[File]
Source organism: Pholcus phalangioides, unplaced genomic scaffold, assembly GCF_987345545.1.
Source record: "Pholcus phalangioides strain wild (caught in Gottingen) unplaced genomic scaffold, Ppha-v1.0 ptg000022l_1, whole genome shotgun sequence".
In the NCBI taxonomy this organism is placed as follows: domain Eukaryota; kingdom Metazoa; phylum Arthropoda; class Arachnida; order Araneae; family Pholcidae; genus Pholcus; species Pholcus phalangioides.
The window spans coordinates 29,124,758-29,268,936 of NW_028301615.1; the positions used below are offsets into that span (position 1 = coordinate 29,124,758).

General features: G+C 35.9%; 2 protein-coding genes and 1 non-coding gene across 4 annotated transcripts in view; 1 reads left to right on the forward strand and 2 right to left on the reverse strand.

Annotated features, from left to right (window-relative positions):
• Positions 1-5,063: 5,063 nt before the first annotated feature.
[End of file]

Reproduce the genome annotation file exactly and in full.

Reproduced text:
Source organism: Pholcus phalangioides, unplaced genomic scaffold, assembly GCF_987345545.1.
Source record: "Pholcus phalangioides strain wild (caught in Gottingen) unplaced genomic scaffold, Ppha-v1.0 ptg000022l_1, whole genome shotgun sequence".
In the NCBI taxonomy this organism is placed as follows: domain Eukaryota; kingdom Metazoa; phylum Arthropoda; class Arachnida; order Araneae; family Pholcidae; genus Pholcus; species Pholcus phalangioides.
The window spans coordinates 29,124,758-29,268,936 of NW_028301615.1; the positions used below are offsets into that span (position 1 = coordinate 29,124,758).

General features: G+C 35.9%; 2 protein-coding genes and 1 non-coding gene across 4 annotated transcripts in view; 1 reads left to right on the forward strand and 2 right to left on the reverse strand.

Annotated features, from left to right (window-relative positions):
• Positions 1-5,063: 5,063 nt before the first annotated feature.